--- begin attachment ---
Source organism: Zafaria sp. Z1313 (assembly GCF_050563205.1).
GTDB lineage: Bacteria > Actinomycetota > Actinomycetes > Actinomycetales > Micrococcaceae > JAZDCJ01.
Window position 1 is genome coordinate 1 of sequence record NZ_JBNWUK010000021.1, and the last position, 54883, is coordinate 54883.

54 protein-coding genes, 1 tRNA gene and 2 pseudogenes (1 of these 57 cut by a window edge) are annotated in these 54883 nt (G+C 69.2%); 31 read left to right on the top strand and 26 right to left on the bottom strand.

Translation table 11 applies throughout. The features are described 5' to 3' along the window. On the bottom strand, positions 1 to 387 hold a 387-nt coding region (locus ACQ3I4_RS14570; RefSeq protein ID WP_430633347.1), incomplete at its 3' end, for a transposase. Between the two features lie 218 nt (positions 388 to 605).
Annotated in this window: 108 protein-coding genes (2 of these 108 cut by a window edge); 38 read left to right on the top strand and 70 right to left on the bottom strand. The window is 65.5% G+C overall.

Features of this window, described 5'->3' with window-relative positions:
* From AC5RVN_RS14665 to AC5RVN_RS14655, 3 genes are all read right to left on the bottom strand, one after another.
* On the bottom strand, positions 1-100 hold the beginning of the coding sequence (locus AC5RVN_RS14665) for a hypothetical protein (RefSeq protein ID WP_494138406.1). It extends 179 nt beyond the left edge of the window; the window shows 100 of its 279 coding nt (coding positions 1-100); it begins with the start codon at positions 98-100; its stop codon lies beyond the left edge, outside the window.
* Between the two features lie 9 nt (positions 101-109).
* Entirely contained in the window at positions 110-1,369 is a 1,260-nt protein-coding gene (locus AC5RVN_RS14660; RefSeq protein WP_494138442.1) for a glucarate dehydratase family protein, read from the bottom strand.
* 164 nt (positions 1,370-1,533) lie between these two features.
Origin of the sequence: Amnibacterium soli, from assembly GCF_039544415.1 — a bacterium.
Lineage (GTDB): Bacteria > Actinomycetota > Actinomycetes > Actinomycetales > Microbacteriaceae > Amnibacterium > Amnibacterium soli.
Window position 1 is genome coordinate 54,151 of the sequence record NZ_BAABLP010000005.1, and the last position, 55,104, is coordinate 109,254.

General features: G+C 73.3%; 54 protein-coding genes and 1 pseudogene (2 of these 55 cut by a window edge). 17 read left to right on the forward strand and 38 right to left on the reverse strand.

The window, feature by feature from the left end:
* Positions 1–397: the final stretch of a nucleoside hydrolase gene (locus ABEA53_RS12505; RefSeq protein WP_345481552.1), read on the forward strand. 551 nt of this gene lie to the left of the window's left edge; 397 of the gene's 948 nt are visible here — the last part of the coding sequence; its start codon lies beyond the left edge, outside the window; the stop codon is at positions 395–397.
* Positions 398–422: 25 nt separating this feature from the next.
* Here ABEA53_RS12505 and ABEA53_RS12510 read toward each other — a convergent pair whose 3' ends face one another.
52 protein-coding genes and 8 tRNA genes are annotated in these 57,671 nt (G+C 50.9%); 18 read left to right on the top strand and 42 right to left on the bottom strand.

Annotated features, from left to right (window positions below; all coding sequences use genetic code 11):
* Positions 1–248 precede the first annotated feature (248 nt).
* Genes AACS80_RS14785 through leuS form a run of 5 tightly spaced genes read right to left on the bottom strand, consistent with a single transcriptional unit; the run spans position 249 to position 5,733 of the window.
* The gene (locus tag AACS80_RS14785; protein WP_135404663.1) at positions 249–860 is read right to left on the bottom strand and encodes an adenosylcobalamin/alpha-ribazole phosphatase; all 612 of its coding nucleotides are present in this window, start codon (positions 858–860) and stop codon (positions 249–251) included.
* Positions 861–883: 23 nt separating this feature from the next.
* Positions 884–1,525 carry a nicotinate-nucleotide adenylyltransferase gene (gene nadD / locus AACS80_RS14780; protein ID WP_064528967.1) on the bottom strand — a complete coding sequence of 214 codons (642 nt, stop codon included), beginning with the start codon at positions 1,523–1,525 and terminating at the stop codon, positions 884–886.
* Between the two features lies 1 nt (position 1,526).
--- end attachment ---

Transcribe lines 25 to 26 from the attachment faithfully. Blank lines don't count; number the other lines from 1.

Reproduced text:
* The gene (locus tag AACS80_RS14785; protein WP_135404663.1) at positions 249–860 is read right to left on the bottom strand and encodes an adenosylcobalamin/alpha-ribazole phosphatase; all 612 of its coding nucleotides are present in this window, start codon (positions 858–860) and stop codon (positions 249–251) included.
* Positions 861–883: 23 nt separating this feature from the next.